Colorado’s COVID-19 restrictions on churches violate Constitution, federal judge rules
Colorado’s COVID-19 public health orders that limit the number of people who can attend indoor religious services and require worshippers to wear masks at all times are unconstitutional, a federal judge ruled.
U.S. District Court Judge Daniel Domenico ruled last week that state officials cannot enforce mask-wearing mandates or some limits on the size of gatherings at Denver Bible Church in Wheat Ridge and Community Baptist Church in Brighton.
The two churches filed a lawsuit against both state and federal authorities in August, alleging public health orders aimed at curbing the spread of the novel coronavirus violated their religious rights.
Domenico dismissed most of their claims, but granted part of their request, agreeing they should be exempted from mask-wearing requirements if they interfere with their religious exercise, and from particular limits on indoor gatherings that do not apply to secular institutions.
In the ruling issued Thursday, Domenico found that those two state rules are more severe for religious institutions than for secular ones, and violate the congregants’ right to religious freedom. State officials disputed the judge’s interpretation of those health orders, arguing in an appeal that the judge “fatally erred” when he interpreted the law.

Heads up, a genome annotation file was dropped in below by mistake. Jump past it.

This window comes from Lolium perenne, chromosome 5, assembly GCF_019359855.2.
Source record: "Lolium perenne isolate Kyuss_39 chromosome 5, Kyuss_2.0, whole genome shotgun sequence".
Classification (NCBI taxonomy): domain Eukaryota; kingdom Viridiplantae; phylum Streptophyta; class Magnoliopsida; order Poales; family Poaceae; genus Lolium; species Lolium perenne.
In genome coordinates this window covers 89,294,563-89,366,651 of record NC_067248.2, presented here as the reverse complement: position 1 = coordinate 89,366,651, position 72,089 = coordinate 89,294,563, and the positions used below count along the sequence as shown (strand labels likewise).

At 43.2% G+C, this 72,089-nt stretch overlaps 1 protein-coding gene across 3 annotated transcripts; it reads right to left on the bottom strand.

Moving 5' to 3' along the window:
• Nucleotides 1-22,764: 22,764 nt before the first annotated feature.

“The Constitution does not allow the State to tell a congregation how large it can be when comparable secular gatherings are not so limited, or to tell a congregation that its reason for wishing to remove facial coverings is less important than a restaurant’s or spa’s,” Domenico wrote in the 44-page order.
The ruling breaks from stances other judges in Colorado have taken on religious freedom challenges to Gov. Jared Polis’s public health orders. The courts have consistently ruled the orders do not violate the U.S. Constitution. The U.S. Supreme Court also took up the issue this year and rejected efforts by a California church to stop that state’s order to shut down religious services.
Domenico ruled worshippers at the two Colorado churches can temporarily remove their face masks when doing so is necessary to carry out their religious activities. The churches will still need to follow social distancing, sanitizing and other public health rules that also apply to secular institutions, the judge found, taking issue only with differences in how the public health orders are applied to secular and religious institutions.
Polis and the Colorado Department of Public Health and Environment appealed the decision Monday, and asked that the judge’s order be reversed while the appeal is pending, saying that allowing services to go forward without precautions could result in outbreaks of COVID-19.
The motion says Domenico took scientific evidence out of context in his ruling and says that the public health orders are not unconstitutional because they do not single out religious activities.
“Absent some sort of bad faith, a law that is otherwise neutral and generally applicable does not suddenly become unconstitutional simply because it contains limited exceptions for certain secular activities but not religious activities,” the motion reads. “…Nothing in the state defendant’s public health orders reveals discrimination or bigotry targeted at religion.”
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